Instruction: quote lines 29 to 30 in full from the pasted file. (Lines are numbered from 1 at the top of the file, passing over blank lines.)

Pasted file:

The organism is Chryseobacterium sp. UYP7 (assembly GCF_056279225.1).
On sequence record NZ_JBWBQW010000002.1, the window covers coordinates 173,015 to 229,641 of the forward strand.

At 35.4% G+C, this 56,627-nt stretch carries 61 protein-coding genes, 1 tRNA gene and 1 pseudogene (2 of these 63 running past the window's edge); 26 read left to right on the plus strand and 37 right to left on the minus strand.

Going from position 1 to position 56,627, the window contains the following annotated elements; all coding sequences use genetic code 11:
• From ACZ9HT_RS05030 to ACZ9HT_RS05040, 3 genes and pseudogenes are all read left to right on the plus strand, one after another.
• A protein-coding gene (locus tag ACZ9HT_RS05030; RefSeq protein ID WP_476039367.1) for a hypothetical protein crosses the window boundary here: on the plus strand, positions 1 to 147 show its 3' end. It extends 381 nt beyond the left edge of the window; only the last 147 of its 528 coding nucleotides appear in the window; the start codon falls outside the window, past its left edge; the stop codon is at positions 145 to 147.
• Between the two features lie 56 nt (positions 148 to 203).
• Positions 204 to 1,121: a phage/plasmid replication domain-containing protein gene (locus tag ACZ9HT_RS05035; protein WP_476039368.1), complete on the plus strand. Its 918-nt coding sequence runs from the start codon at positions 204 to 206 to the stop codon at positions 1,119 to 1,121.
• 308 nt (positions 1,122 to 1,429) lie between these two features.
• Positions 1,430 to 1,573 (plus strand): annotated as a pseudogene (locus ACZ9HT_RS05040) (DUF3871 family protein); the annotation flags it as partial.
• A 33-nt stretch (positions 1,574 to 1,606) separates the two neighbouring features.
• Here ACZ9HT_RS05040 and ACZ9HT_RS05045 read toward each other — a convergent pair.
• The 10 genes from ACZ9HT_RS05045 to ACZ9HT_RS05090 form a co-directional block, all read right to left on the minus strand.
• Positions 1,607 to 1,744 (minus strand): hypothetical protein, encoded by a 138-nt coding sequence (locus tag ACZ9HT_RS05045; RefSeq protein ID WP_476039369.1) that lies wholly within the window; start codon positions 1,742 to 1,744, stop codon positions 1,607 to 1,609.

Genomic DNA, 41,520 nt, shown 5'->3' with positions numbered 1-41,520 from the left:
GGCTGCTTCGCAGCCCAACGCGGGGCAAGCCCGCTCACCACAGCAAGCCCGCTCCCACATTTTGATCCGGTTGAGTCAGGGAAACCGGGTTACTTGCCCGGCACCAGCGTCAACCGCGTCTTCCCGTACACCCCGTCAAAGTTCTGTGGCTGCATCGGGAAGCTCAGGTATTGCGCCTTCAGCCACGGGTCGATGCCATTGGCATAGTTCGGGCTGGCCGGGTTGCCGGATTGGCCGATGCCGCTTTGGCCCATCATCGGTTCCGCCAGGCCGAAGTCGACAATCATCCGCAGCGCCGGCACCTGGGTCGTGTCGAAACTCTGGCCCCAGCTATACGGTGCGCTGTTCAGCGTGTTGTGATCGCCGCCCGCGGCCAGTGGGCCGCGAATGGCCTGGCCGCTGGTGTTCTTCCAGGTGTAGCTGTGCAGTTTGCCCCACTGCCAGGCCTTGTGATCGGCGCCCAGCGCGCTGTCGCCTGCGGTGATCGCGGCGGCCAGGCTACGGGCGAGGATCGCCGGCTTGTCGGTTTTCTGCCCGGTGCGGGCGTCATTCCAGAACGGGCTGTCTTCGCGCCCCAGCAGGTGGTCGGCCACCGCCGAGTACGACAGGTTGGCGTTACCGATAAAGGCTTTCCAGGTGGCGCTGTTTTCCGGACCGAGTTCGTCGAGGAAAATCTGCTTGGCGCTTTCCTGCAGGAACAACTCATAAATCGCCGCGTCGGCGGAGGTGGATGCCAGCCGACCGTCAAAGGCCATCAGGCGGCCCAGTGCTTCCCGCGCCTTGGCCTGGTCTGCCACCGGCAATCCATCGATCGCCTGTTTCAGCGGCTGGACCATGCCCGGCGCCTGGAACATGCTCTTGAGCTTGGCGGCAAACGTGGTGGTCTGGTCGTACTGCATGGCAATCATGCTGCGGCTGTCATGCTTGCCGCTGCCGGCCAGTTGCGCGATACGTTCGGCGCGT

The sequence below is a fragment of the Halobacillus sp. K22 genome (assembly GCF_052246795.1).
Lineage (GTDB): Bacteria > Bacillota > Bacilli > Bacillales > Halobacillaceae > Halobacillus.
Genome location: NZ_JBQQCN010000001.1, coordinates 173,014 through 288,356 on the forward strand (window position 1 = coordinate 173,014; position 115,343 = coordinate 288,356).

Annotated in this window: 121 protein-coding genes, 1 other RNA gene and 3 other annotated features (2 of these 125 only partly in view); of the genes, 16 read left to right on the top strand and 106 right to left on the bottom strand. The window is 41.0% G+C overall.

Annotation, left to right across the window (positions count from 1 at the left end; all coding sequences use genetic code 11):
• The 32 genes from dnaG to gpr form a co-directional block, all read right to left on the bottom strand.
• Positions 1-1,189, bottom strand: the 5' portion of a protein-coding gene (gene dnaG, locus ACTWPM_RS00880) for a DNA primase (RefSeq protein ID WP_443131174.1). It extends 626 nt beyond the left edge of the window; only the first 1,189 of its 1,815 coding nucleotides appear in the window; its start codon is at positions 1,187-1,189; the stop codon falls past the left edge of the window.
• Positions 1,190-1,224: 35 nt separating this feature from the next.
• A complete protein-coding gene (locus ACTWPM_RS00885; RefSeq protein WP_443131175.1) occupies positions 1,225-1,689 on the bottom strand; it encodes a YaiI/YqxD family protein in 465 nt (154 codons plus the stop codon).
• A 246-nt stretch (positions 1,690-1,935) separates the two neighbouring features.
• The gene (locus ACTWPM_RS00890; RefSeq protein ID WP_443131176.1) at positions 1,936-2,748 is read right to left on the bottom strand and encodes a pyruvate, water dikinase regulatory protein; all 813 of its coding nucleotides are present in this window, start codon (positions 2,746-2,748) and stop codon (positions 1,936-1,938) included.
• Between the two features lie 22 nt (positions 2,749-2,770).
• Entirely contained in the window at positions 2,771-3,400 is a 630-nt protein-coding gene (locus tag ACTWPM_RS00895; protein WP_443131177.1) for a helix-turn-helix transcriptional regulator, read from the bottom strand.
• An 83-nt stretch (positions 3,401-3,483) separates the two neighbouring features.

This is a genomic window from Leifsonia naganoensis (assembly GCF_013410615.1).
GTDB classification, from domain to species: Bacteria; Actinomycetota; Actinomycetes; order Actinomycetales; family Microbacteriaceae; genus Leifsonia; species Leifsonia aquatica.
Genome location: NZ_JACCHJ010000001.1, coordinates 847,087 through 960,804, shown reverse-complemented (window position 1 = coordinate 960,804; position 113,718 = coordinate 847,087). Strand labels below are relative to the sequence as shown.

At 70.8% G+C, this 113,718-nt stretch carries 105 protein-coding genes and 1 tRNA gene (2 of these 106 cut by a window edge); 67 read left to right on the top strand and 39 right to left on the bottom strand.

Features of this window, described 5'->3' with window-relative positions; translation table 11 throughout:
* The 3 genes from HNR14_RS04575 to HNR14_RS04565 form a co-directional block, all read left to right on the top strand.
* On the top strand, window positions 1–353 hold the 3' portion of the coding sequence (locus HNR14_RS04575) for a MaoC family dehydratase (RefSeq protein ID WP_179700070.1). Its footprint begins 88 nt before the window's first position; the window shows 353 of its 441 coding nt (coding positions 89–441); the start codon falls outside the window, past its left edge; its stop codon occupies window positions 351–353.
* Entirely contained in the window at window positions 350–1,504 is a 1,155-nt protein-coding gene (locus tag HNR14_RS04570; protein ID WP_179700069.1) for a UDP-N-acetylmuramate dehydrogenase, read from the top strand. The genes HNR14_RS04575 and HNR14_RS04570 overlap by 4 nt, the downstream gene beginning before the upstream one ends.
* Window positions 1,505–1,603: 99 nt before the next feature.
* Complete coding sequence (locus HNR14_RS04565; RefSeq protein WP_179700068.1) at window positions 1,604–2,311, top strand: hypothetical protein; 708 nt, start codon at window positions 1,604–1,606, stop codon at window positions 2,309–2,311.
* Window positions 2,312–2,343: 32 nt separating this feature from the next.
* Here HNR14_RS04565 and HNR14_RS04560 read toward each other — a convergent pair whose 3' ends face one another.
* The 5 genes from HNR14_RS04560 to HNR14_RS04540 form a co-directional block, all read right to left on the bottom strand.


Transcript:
• Entirely contained in the window at positions 2,771-3,400 is a 630-nt protein-coding gene (locus tag ACTWPM_RS00895; protein WP_443131177.1) for a helix-turn-helix transcriptional regulator, read from the bottom strand.
• An 83-nt stretch (positions 3,401-3,483) separates the two neighbouring features.